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Colorado GOP blocks successful birth-control program

Ironically, Colorado's program to reduce teen-birth rates won an award the same week state Republicans killed the program.
Image: FILE PHOTO: The Pill Turns 50: A Look Back At Contraception
UNITED KINGDOM - NOVEMBER 22: 50 years ago today the combined oral contraceptive pill was first introduced as a means of contraceptive use in the United...
Colorado launched a health initiative a few years ago with a specific target: reducing teen-birth rates. To that end, Gov. John Hickenlooper (D) implemented a program that provided tens of thousands of contraceptive devices at low or no cost.
The results were amazing: teen-birth rates dropped 40% in just five years. This week, the state even won an award from the National Family Planning and Reproductive Health Association, celebrating Colorado's success story.
Ironically, the award came the same week Colorado Republicans chose to scrap the effective policy.

Republicans on a Colorado Senate committee Wednesday killed an effort to set aside money for a birth-control program that provides intrauterine devices, or IUDs, to low-income, young women. [...] The legislation would have provided $5 million to expand the Colorado Family Planning Initiative program that health officials say lowered the teen birth rate in Colorado by an impressive 40 percent.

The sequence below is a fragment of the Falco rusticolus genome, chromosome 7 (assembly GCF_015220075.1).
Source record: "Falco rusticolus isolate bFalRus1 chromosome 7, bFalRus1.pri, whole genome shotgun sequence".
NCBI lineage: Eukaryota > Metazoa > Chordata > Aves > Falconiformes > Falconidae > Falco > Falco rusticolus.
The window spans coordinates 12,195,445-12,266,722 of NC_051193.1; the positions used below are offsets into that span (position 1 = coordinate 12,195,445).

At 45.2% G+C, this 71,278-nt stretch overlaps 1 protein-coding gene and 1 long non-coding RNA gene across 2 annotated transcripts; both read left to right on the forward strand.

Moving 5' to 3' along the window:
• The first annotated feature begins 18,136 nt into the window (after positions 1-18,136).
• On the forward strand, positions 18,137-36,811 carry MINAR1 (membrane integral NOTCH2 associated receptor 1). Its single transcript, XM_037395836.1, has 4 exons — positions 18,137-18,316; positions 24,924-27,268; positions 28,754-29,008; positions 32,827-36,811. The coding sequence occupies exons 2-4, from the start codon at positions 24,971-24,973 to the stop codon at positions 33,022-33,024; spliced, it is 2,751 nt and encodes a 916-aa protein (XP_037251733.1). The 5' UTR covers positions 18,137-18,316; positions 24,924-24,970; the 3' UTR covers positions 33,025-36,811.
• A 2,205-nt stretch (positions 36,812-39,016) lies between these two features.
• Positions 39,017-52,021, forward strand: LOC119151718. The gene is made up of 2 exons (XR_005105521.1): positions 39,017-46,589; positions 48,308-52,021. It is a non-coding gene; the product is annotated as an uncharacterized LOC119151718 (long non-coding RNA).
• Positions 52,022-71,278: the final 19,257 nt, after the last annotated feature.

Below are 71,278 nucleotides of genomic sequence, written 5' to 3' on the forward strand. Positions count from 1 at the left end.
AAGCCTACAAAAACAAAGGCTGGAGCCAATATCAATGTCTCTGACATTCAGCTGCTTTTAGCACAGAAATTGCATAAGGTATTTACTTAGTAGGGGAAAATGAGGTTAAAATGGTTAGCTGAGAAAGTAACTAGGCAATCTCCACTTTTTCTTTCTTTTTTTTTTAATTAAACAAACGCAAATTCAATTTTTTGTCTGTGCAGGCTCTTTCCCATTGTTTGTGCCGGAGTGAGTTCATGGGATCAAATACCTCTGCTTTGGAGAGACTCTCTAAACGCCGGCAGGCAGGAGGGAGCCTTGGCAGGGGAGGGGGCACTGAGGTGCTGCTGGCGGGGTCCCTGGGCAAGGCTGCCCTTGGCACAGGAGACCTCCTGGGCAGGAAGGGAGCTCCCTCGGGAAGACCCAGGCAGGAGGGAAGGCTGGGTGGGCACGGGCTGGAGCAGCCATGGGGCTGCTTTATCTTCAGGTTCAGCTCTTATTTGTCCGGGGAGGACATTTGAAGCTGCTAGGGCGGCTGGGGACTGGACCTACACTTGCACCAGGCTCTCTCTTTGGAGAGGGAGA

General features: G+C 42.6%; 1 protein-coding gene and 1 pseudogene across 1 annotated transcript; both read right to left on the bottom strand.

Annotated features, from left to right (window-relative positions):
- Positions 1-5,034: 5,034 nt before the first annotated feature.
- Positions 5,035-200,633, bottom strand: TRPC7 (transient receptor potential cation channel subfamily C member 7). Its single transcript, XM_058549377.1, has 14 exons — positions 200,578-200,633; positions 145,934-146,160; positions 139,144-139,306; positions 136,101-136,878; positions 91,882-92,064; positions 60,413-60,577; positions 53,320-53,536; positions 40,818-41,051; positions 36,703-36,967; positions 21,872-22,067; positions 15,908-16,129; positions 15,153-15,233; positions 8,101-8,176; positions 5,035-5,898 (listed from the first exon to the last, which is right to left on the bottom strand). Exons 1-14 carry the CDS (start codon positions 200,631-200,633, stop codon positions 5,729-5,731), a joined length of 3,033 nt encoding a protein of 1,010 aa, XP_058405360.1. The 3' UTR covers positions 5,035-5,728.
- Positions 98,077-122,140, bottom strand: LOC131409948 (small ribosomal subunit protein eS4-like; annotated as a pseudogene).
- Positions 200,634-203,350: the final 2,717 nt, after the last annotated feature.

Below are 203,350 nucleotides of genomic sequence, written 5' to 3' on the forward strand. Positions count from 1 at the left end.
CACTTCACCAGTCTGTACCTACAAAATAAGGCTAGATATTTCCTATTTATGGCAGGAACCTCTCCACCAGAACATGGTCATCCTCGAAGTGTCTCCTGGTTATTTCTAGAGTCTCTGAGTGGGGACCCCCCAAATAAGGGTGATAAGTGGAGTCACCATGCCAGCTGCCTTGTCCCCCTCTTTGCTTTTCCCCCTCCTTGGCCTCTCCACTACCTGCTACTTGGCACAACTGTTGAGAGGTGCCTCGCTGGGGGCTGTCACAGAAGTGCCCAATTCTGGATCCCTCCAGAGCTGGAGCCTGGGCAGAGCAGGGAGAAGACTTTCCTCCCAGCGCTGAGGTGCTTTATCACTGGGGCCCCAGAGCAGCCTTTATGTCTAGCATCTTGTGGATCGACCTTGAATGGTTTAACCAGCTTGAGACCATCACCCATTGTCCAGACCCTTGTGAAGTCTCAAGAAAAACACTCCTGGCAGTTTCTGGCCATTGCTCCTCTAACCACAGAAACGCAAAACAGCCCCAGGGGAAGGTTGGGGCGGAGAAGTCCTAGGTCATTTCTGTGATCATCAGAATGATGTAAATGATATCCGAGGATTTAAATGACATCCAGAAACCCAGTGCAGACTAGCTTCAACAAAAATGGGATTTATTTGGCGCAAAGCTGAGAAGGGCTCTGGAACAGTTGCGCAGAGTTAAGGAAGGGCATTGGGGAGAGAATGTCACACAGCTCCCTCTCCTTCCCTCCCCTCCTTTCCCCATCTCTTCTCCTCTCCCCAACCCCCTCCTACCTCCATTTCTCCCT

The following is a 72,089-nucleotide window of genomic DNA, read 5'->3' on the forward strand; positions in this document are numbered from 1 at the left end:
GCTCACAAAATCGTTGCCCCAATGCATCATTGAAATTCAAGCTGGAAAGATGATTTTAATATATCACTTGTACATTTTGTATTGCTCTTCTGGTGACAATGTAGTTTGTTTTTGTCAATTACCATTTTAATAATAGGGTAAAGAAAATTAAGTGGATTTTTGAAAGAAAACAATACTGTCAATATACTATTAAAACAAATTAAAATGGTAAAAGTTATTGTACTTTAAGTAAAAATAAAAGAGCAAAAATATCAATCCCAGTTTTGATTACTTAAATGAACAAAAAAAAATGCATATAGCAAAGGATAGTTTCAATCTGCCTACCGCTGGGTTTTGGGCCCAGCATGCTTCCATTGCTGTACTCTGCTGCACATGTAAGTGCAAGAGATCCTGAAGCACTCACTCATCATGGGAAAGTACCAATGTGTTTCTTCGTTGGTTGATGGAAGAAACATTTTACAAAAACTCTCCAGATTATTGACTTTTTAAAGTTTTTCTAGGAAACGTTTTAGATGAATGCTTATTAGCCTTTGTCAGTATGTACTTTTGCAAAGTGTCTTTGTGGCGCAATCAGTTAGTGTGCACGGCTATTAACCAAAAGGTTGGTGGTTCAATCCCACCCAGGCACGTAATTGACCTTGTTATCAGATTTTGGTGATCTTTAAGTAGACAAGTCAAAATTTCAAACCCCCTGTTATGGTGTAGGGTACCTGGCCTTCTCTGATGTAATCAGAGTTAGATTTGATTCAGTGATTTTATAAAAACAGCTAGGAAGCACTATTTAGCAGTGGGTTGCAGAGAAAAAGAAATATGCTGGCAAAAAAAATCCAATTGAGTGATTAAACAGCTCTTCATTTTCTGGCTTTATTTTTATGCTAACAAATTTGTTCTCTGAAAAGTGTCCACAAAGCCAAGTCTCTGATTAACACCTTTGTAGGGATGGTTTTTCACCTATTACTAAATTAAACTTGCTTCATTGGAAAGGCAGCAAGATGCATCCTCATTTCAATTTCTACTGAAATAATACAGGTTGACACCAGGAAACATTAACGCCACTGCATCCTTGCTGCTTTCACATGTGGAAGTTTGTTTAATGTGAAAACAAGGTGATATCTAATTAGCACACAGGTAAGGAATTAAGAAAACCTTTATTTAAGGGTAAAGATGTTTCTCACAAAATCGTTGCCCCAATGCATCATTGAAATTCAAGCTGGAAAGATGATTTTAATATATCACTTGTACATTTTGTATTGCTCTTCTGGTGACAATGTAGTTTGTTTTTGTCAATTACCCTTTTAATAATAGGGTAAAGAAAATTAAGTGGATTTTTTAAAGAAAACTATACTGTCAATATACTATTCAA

As one local report noted, "Opponents of the bill worried that increasing access to birth control would not have a net public health gain because it would increase promiscuity." One GOP lawmaker accused the policy of "subsidizing sex." Another said of the program, "Does that allow a lot of young women to go out there and look for love in all the wrong places?"
The amazing thing to remember here is that Colorado wasn't talking about experimenting with a new policy measure; state lawmakers were considering whether to keep an existing policy in place. That's important because, in this case, Colorado already knows the program was working.
In other words, Republican critics of the idea raised concerns that the policy might fail -- which might be a credible point were it not for the fact that the policy has been in place for five years, offering real-world proof that those concerns are unfounded.
I half expected to find quotes from GOP lawmakers saying, "Sure, the idea works in practice, but does it work in theory?"
Colorado's state House has a Democratic majority, while the state Senate has a Republican majority. In this case, both chambers had to approve funding for the birth-control program to continue, and this week, the GOP-led chamber voted it down.
This is consistent with the posture adopted by some high-profile Colorado Republicans. Cory Gardner (R) has spent much of his political career opposing contraception access, and Coloradans nevertheless elected him to the U.S. Senate last year. At the same time, former Rep. Bob Beauprez (R) falsely claimed last year that IUD contraceptives are "abortifacients," not long before narrowly losing Colorado's gubernatorial race.
The more the fight over contraception access seems like a thing of the past, the more we're reminded it's not.